That is why hiring new professors is so vital to VASAM’s goals. The group worked with the Asian Studies and American Studies departments last year to get a tenure-track line for an AAS professor approved by the Vassar administration, and they hope to have that professor hired by next fall. In the meantime, Professor Truong was hired last spring as a Post Doctoral Fellow in American Studies and Asian Studies. “She’s an amazing professor,” said Ptacek, who is in the AAS intro class this semester.
Professor Truong got her BA in Ethnic Studies from Brown University in 2012 and her PhD from the Department of American Culture at the University of Michigan. In her own words, she is “a community-engaged historian who takes an intersectional and comparative approach to the study of Asian American movements.” Truong also coordinates a public history project that partners with the grassroots organization Committee Against Anti-Asian Violence (CAAAV) Organizing Asian Communities and documents over three decades of Asian American community organizing in New York. Her current research project, “Whose City? Our City! Asian American and Multiracial Movements against Police Violence in New York,” examines how policing was a form of state-sanctioned removal for Asian American communities in New York. She is also participating in the A/P/A Voices: A COVID-19 Public Memory Project.
This week, I got in touch with Professor Truong to ask her about teaching AAS at Vassar.
What made you want to teach at Vassar?
It was mostly the students. Hearing about the history of the students really fighting for AAS at Vassar and being moved that the students—when they didn’t have any classes for a particular semester—actually ended up organizing their own course, and seeing the really amazing syllabus that they put together that they ended up teaching to each other in the absence of having AAS classes at Vassar that were formally offered. I was really inspired by a lot of the student efforts that were made in the years leading up to this position.
You have several areas of research, including Asian American Studies, urban history, and women of color feminisms. Have you always been interested in teaching Asian American Studies specifically?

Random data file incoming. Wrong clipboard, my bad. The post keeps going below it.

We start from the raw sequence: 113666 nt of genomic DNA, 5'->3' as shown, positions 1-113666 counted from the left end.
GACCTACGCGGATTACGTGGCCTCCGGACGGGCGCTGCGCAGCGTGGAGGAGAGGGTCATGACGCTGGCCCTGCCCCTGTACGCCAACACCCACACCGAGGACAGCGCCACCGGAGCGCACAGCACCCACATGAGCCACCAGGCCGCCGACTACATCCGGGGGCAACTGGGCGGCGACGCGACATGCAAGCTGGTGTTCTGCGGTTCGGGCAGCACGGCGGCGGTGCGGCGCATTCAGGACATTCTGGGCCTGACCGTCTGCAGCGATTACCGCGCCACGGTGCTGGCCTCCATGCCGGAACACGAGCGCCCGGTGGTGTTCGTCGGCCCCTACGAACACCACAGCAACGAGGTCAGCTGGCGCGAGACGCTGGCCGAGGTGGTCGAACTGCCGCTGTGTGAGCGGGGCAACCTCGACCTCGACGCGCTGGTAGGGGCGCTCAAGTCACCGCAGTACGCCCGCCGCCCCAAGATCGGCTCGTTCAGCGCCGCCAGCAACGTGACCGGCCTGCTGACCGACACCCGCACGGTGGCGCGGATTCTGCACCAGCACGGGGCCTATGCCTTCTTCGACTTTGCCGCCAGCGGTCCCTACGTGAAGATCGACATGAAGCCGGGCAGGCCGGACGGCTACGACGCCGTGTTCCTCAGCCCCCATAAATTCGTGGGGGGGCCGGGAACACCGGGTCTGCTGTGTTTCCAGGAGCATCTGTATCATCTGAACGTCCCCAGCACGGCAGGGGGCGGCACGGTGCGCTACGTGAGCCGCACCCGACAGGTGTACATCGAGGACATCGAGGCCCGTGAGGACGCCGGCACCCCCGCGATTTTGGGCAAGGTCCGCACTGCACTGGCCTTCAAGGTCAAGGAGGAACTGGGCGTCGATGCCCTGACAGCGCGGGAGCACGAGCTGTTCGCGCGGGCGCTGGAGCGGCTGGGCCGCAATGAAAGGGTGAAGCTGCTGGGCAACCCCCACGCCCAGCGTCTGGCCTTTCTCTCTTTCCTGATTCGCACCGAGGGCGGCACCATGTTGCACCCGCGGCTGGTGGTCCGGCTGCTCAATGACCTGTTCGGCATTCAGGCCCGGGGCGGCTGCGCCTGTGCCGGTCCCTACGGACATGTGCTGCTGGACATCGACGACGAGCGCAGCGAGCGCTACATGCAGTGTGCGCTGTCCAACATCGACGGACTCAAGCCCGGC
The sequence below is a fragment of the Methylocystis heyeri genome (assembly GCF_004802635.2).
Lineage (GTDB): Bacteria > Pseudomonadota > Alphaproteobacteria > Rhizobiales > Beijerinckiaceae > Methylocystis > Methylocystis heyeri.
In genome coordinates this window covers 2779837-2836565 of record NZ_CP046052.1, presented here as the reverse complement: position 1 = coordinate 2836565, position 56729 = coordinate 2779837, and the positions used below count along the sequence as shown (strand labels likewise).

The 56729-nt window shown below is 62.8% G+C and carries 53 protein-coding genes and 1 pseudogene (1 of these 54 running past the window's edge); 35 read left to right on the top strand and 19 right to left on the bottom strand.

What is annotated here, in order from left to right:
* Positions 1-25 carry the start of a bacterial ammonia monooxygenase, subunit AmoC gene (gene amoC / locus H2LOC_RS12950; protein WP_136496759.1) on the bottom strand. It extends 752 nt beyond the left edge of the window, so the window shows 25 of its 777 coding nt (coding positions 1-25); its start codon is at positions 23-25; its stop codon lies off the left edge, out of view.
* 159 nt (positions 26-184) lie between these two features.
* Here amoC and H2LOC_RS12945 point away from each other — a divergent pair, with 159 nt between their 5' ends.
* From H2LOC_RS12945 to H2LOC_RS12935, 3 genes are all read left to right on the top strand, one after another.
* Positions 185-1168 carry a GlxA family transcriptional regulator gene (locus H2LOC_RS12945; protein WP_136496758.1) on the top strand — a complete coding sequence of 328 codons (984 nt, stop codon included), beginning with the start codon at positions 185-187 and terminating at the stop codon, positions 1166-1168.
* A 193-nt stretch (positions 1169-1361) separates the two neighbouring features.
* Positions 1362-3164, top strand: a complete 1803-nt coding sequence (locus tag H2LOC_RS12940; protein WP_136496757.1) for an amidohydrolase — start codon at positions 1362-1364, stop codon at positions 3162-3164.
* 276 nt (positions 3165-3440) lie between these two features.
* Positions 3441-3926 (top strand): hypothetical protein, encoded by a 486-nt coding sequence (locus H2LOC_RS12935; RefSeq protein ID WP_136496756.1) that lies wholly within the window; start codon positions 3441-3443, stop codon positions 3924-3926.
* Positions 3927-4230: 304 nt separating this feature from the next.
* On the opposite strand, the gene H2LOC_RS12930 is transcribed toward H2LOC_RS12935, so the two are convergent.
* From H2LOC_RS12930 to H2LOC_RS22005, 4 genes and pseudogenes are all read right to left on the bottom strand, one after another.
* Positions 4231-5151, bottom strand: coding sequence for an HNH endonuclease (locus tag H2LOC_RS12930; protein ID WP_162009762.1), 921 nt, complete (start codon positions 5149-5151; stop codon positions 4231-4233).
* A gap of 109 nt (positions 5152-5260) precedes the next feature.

I’ve seen these fields as interconnected, so looking at Asian American communities particularly in urban areas and how they’ve contributed to those cities, [as well as] understanding how Asian American women have contributed to feminist movements alongside other women of color. So I really kind of see these as interconnected. I was really drawn to these various fields as an undergrad, thinking about my own experiences growing up in Brooklyn and about the forms of housing and educational segregation that still existed. Being able to take these classes in AAS and Urban Studies and Women’s Studies [helped me] to think about my own experiences and to be able to name these things that I had grown up with. I think I’ve always had that kind of focus on AAS, but these other fields I see as kind of intersecting with AAS.
Do you want to incorporate those other fields into the classes you teach?
Definitely. Next semester I’m going to be teaching a course on Chinatowns, so that will be kind of the intersection of urban history, Urban Studies and AAS—understanding the history of Chinatowns as emerging from the era of immigrant exclusion in the late 19th century and how immigrants founded these neighborhoods out of this desire for a safe haven from racial violence. So [this course will be] tracing that history all the way up to the present and some of the current struggles over things like gentrification or labor.